A father and son who operated an unregulated investment broking service, Avacade Ltd, have been banned from holding directorships for six years each.

Craig Lummis, 62, and his son Lee 37 were banned for paying themselves £1.3 million, ahead of what was owed to creditors.

The case was heard in Manchester’s High Court and the ban began on 17 September 2021. The ban means the pair cannot be involved in the promotion, formation, or management of a company without the permission of the court. Last year, regulator the Financial Conduct Authority also took legal action against the business over misleading advice and pensions transfers.

What was Avadade?

The business was incorporated in January 2010 and traded as Avacade Investment Options. It offered unregulated investment brokering services, including free pension reviews, and also invited clients to invest in Self-Invested Personal Pensions schemes (Sipps).

This included investment through the business it had connections to including HotPods (office space), tree plantations in Costa Rica, and Brazilian property developments. One of these was through Ethical Forestry, where directors had also been banned for six years in 2019 after withdrawing millions for its planning scheme.

When did Avacade stop trading?

Avacade ceased trading in August 2014 and went into liquidation in November 2015. It was then investigated by the Insolvency Service, which found the directors’ conduct had fallen below expected standards in a number of ways. This included:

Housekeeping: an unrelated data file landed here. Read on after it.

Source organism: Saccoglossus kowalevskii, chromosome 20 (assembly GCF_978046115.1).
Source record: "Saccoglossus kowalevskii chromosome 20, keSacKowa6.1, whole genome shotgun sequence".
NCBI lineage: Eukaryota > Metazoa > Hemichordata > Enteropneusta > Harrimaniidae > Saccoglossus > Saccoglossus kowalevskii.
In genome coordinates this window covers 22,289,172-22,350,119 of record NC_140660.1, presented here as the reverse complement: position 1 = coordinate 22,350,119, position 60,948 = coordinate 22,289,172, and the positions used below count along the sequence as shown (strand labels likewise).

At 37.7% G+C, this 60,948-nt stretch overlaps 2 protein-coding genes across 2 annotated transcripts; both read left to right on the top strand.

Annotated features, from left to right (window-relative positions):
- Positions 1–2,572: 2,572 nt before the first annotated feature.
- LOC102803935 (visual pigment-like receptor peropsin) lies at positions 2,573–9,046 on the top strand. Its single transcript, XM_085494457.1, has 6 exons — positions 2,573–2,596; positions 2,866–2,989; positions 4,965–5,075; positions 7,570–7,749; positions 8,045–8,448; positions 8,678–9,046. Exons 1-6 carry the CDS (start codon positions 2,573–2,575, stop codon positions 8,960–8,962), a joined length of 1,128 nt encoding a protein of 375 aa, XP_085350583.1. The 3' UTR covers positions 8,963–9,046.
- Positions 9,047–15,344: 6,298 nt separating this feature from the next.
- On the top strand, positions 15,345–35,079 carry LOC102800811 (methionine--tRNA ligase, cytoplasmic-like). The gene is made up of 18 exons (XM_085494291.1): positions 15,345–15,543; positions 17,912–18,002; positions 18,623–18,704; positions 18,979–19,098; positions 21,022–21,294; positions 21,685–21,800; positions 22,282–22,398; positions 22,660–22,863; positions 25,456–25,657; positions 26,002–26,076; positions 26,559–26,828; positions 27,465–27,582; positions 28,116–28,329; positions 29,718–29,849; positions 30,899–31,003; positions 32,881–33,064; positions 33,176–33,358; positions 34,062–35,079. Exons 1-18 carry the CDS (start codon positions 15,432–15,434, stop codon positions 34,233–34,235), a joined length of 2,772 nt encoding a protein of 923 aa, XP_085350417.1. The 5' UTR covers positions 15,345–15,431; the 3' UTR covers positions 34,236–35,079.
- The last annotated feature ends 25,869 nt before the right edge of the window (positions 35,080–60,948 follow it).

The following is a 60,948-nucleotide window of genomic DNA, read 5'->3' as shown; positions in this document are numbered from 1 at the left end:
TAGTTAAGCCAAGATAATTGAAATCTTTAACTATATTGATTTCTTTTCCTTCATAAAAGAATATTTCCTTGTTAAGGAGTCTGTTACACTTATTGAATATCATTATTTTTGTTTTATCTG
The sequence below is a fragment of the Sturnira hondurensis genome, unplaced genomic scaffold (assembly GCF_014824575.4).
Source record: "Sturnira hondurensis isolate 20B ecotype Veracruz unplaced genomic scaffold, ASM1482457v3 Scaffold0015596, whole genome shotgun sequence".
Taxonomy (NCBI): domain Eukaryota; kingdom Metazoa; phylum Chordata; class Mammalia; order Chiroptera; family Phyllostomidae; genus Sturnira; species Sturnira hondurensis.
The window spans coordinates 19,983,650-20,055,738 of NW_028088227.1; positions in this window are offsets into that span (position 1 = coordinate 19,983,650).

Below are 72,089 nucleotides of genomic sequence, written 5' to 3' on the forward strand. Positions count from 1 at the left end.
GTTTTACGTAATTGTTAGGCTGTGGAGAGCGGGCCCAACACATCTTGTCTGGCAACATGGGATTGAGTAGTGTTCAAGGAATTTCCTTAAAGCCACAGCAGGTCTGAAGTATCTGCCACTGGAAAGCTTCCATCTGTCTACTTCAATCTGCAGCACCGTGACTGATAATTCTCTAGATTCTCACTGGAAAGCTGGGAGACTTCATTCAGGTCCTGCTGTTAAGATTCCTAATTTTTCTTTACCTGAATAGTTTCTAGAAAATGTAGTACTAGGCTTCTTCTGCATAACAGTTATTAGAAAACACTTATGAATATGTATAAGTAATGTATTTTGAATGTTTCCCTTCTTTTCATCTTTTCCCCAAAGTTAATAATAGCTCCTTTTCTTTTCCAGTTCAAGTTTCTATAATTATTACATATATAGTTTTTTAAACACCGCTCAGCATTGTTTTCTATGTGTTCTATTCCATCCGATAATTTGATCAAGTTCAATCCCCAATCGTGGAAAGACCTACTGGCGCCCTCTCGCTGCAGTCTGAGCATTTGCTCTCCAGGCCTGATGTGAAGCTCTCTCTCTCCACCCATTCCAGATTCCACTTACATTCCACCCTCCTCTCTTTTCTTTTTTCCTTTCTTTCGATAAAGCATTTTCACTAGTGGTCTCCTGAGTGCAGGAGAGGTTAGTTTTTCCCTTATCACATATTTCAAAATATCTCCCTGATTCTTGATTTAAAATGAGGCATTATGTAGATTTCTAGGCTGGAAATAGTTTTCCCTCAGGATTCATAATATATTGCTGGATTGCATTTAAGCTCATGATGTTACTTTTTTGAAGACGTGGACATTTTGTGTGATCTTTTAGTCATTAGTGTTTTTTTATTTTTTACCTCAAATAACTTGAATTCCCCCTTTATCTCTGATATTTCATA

• Selling the company’s client database to a connected business for over £150,000, when the business was insolvent. But, instead of the business receiving the payment, just over £75,000 was deducted from the pair’s loan accounts.
  • Between August 2014 and May 2015, Avacade collected commission worth more than £1.6 million, but Craig and Lee took £647,000 each to reduce their director’s loan accounts.

Rob Clarke, the chief investigator of the Insolvency Service, said: “It’s clear that directors must treat all creditors fairly when they know their company is insolvent. Craig and Lee Lummis totally disregarded their duties by ignoring the ongoing investigation into the tax planning scheme and ensuring they benefited personally from Avacade’s only assets.

“This failing led to them each being banned from acting as a director for a significant period of time and should serve as a warning to other directors who follow a similar path.”

Why did the FCA take action against Avacade?

In August 2020, the Court of Appeal upheld a High Court Ruling that parties with connections to Avacade should pay over £10 million in compensation to investors who were induced to transfer their pension savings into Sipps. This case was brought by the regulator Avacade Limited and connected firm, Alexandra Associates trading as Avacade Future Solutions.

Craig Lummis, Lee Lummis and Raymond Fox were accused of arranging and promoting investments without FCA authorisation, and making false and misleading statements to investors that induced them to transfer their pensions into Sipps and then into alternative investments.

The court ordered Avacade to pay £10 million, Alexandra Associates to pay £715,000, Craig Lummis and Lee Lummis to pay out £2.5 million each, and Raymond Fox to pay £1.7 million.

The businesses held some £92 million of pension assets and most of this came from consumers who transferred money into Avocade’s Sipps. Mark Steward, the FCA’s executive director of enforcement and market oversight, said: “The Court of Appeal decision vindicates the original decision and will help vindicate the rights of more than 2,000 investors who have lost pension money through the defendants’ conduct in leading them into these toxic and high-risk investments.”